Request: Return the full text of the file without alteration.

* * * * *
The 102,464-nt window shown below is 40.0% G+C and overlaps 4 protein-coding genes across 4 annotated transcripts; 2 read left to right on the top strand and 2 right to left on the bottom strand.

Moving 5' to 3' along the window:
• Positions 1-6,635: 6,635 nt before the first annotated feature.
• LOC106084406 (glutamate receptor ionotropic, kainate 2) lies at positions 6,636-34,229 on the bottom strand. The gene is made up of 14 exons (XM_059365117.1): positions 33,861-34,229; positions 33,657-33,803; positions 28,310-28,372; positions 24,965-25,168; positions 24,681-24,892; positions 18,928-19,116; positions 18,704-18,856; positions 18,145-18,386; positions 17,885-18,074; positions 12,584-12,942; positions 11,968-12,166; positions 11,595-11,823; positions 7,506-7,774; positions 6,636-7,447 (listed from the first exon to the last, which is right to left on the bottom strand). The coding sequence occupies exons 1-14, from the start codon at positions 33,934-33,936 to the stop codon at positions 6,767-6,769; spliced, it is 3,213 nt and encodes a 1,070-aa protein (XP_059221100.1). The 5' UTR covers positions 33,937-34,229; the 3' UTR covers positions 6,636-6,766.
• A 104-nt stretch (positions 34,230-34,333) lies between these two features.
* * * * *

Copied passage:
The 102,464-nt window shown below is 40.0% G+C and overlaps 4 protein-coding genes across 4 annotated transcripts; 2 read left to right on the top strand and 2 right to left on the bottom strand.

Moving 5' to 3' along the window:
• Positions 1-6,635: 6,635 nt before the first annotated feature.
• LOC106084406 (glutamate receptor ionotropic, kainate 2) lies at positions 6,636-34,229 on the bottom strand. The gene is made up of 14 exons (XM_059365117.1): positions 33,861-34,229; positions 33,657-33,803; positions 28,310-28,372; positions 24,965-25,168; positions 24,681-24,892; positions 18,928-19,116; positions 18,704-18,856; positions 18,145-18,386; positions 17,885-18,074; positions 12,584-12,942; positions 11,968-12,166; positions 11,595-11,823; positions 7,506-7,774; positions 6,636-7,447 (listed from the first exon to the last, which is right to left on the bottom strand). The coding sequence occupies exons 1-14, from the start codon at positions 33,934-33,936 to the stop codon at positions 6,767-6,769; spliced, it is 3,213 nt and encodes a 1,070-aa protein (XP_059221100.1). The 5' UTR covers positions 33,937-34,229; the 3' UTR covers positions 6,636-6,766.
• A 104-nt stretch (positions 34,230-34,333) lies between these two features.